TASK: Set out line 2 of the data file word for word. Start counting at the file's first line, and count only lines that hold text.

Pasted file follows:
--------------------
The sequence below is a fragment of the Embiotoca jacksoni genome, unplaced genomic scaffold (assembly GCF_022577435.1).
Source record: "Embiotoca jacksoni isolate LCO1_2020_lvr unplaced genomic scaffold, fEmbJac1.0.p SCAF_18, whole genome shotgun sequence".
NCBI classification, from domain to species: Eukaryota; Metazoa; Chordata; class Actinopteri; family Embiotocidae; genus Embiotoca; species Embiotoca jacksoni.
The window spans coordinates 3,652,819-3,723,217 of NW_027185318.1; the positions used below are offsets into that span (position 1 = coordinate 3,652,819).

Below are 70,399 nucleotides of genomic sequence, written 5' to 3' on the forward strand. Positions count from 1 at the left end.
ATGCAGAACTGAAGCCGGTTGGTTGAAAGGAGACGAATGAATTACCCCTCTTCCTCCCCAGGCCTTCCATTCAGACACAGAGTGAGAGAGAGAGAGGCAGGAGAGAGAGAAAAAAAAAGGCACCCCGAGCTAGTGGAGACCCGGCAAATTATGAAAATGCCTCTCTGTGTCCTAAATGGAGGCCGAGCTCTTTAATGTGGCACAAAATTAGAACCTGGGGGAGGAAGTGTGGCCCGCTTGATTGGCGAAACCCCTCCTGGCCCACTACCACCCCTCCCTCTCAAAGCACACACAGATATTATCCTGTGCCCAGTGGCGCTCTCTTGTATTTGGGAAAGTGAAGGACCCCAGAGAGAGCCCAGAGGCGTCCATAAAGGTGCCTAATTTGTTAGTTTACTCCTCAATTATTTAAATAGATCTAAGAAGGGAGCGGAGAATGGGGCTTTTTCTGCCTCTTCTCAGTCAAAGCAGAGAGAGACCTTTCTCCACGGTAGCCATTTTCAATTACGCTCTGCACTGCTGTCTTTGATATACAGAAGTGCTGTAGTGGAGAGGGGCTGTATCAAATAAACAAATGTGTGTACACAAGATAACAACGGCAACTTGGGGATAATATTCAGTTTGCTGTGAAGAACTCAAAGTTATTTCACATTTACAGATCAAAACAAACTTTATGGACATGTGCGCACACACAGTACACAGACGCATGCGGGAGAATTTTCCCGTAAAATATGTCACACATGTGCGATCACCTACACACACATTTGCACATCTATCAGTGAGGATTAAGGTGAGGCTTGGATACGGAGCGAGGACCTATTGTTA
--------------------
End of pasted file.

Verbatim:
Source record: "Embiotoca jacksoni isolate LCO1_2020_lvr unplaced genomic scaffold, fEmbJac1.0.p SCAF_18, whole genome shotgun sequence".